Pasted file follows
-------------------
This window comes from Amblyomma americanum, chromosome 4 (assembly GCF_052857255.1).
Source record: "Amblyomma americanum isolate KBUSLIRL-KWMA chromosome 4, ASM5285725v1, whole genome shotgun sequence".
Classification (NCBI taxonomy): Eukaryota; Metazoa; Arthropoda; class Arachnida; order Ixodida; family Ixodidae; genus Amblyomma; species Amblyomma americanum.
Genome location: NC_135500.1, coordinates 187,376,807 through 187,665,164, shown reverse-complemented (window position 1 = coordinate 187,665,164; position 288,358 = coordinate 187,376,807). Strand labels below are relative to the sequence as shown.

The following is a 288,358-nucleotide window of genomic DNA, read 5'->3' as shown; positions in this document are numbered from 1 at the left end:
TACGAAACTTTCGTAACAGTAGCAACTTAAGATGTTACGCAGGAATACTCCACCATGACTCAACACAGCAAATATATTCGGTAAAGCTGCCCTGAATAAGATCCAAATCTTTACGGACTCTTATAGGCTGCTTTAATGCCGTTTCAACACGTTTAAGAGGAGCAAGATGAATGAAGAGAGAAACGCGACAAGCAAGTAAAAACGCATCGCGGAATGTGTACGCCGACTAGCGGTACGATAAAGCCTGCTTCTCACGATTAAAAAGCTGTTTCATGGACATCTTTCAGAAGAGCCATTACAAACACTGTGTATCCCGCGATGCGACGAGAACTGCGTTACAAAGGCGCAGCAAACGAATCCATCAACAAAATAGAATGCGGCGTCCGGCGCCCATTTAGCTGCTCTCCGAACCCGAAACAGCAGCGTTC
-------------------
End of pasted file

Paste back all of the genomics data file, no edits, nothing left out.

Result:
This window comes from Amblyomma americanum, chromosome 4 (assembly GCF_052857255.1).
Source record: "Amblyomma americanum isolate KBUSLIRL-KWMA chromosome 4, ASM5285725v1, whole genome shotgun sequence".
Classification (NCBI taxonomy): Eukaryota; Metazoa; Arthropoda; class Arachnida; order Ixodida; family Ixodidae; genus Amblyomma; species Amblyomma americanum.
Genome location: NC_135500.1, coordinates 187,376,807 through 187,665,164, shown reverse-complemented (window position 1 = coordinate 187,665,164; position 288,358 = coordinate 187,376,807). Strand labels below are relative to the sequence as shown.

The following is a 288,358-nucleotide window of genomic DNA, read 5'->3' as shown; positions in this document are numbered from 1 at the left end:
TACGAAACTTTCGTAACAGTAGCAACTTAAGATGTTACGCAGGAATACTCCACCATGACTCAACACAGCAAATATATTCGGTAAAGCTGCCCTGAATAAGATCCAAATCTTTACGGACTCTTATAGGCTGCTTTAATGCCGTTTCAACACGTTTAAGAGGAGCAAGATGAATGAAGAGAGAAACGCGACAAGCAAGTAAAAACGCATCGCGGAATGTGTACGCCGACTAGCGGTACGATAAAGCCTGCTTCTCACGATTAAAAAGCTGTTTCATGGACATCTTTCAGAAGAGCCATTACAAACACTGTGTATCCCGCGATGCGACGAGAACTGCGTTACAAAGGCGCAGCAAACGAATCCATCAACAAAATAGAATGCGGCGTCCGGCGCCCATTTAGCTGCTCTCCGAACCCGAAACAGCAGCGTTC